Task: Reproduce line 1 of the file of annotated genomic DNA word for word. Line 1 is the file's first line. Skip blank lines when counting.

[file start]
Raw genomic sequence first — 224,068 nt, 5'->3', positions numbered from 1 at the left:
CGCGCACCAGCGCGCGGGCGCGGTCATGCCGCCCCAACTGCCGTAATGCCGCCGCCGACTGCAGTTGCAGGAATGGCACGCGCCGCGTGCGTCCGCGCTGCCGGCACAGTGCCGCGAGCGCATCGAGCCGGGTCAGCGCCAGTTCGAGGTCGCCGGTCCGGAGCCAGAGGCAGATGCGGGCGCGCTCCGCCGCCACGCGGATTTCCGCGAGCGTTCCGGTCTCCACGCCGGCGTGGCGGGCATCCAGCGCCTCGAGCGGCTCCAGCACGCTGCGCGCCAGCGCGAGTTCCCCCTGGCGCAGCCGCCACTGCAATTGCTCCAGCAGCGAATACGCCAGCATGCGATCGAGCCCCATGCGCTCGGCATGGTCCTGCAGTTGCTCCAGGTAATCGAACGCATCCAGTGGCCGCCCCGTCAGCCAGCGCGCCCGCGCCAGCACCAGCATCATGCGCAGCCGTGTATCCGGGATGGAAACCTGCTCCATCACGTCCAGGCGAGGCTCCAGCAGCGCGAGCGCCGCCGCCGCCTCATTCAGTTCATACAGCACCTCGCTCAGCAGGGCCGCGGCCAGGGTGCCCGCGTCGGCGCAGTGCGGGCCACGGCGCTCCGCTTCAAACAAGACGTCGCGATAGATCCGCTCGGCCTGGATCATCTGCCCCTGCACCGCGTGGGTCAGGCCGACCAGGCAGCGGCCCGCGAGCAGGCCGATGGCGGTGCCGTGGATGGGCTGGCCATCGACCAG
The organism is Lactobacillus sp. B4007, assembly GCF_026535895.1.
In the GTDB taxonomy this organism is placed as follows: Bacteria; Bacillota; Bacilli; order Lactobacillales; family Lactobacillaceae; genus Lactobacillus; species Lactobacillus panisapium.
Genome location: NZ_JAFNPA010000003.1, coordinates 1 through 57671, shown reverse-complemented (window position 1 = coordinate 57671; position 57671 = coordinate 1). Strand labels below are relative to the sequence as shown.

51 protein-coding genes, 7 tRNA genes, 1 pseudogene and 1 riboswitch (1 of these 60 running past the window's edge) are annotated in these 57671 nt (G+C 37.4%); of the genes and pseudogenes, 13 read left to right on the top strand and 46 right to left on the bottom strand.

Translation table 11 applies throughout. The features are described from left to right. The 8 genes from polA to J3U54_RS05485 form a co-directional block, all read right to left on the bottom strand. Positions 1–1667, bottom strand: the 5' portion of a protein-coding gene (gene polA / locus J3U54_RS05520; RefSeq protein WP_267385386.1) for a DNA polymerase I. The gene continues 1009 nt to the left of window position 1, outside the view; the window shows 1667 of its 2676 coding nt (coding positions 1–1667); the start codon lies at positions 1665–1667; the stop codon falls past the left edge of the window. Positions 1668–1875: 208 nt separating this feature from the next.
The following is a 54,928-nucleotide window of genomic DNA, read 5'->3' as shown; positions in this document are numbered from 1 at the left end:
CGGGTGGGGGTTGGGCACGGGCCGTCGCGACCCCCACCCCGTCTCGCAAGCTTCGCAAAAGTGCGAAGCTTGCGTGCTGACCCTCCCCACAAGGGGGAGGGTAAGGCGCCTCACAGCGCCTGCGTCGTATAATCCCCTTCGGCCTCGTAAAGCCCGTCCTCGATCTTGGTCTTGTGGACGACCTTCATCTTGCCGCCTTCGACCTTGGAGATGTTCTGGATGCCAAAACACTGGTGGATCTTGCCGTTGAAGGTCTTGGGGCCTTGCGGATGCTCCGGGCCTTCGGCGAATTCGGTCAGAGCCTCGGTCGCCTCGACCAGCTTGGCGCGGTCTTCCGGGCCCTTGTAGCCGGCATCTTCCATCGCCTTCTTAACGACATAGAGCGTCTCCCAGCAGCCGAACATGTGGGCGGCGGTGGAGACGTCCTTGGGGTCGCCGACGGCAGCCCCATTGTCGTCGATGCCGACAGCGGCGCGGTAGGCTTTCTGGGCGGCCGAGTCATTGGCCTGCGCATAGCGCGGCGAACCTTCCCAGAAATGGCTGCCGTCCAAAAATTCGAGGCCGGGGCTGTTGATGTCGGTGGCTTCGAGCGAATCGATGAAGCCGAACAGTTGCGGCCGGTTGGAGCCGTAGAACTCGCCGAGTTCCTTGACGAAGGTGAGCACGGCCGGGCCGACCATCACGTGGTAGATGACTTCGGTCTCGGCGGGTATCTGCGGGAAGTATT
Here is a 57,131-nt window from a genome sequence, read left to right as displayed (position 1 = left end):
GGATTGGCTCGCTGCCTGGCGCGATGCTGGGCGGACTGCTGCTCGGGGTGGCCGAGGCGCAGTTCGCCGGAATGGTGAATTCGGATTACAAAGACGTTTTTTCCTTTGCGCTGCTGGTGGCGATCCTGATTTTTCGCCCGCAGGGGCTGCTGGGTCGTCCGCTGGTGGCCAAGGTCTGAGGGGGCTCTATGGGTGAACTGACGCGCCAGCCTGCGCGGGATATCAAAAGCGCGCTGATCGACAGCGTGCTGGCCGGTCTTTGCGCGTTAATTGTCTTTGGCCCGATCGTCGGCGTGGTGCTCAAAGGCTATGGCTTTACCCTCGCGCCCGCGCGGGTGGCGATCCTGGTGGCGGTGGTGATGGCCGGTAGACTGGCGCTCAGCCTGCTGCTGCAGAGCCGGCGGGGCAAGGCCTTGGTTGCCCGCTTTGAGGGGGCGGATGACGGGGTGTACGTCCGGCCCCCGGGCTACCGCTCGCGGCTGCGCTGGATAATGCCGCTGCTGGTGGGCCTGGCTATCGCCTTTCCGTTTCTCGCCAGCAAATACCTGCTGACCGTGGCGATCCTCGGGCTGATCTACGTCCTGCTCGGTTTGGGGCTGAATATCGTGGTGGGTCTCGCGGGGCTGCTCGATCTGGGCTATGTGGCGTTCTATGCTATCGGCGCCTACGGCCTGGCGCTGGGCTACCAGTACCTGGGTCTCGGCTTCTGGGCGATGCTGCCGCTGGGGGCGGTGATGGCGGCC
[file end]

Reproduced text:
Raw genomic sequence first — 224,068 nt, 5'->3', positions numbered from 1 at the left: